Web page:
Objective: To describe a patient who was stabilized on warfarin and developed an elevated international normalized ratio (INR) after drinking a concentrated Chinese herbal tea. Additionally, to determine the effect of the tea on CYP2C9, the isoenzyme responsible for the metabolism of S-warfarin.
Case summary: An elevated INR of 4.1 was observed in a 61-year-old Chinese woman, previously stabilized on anticoagulation therapy (INR 2-3). With no changes in her other medications or lifestyle, a review of her dietary habits revealed four days of drinking a concentrated Chinese herbal tea made from Lycium barbarum L. fruits (3-4 glasses daily) prior to her clinic visit Warfarin was withheld for one day and then resumed at a lower weekly dose. She discontinued the tea, while maintaining consistency with medications and dietary habits. A follow-up INR seven days later was 2.4, and seven subsequent INR values were in the 2.0-2.5 range.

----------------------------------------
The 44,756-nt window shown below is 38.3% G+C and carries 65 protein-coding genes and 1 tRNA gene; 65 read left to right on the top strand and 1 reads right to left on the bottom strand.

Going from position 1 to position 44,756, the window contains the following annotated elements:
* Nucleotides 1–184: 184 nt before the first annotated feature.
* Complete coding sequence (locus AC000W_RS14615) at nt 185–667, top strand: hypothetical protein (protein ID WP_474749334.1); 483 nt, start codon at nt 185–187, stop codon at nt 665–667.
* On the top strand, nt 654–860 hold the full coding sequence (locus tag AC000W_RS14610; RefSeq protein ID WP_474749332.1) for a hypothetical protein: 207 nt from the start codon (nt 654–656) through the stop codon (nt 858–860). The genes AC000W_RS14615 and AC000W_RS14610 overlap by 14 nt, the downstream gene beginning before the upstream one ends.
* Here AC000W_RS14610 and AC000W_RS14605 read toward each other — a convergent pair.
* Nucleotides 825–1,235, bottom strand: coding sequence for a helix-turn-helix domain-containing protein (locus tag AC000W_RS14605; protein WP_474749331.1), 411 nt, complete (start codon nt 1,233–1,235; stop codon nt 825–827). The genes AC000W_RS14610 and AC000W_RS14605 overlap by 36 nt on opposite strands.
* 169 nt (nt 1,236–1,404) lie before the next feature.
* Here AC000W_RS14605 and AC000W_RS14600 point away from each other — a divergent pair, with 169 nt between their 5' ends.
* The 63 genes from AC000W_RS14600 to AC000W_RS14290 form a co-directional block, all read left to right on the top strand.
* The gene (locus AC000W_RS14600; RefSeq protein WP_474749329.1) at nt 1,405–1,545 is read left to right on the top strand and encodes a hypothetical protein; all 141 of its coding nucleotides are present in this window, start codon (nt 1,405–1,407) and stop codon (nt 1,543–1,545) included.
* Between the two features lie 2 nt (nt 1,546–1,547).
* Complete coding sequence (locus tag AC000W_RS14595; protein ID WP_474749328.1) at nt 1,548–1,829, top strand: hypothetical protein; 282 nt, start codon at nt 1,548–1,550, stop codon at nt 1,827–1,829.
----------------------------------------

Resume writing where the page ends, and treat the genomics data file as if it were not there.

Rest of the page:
Discussion: L barbarum L. (family Solanaceae) is a commonly used Chinese herb considered to have a tonic effect on various organs. Any impact of an herbal product on the metabolism of S-warfarin, the enantiomer responsible for most of the anticoagulant activity, could alter the INR values. An herbal-drug interaction was suspected in this case. In vitro evaluation showed inhibition of S-warfarin metabolism by CYP2C9 by the tea of L. barbarum L.; however, the inhibition observed was weak, with a dissociation constant (Ki) value of 3.4 mg/mL, suggesting that the observed interaction may be caused by factors other than the CYP450 system.
Conclusions: There is a potential herbal-drug interaction between warfarin and L. barbarum L., based on an increased INRvalue noted with concurrent use. Thus, combination of L. barbarum L. and warfarin should be avoided. Vigilance is needed with other herbal combinations taken with drugs of narrow therapeutic indices.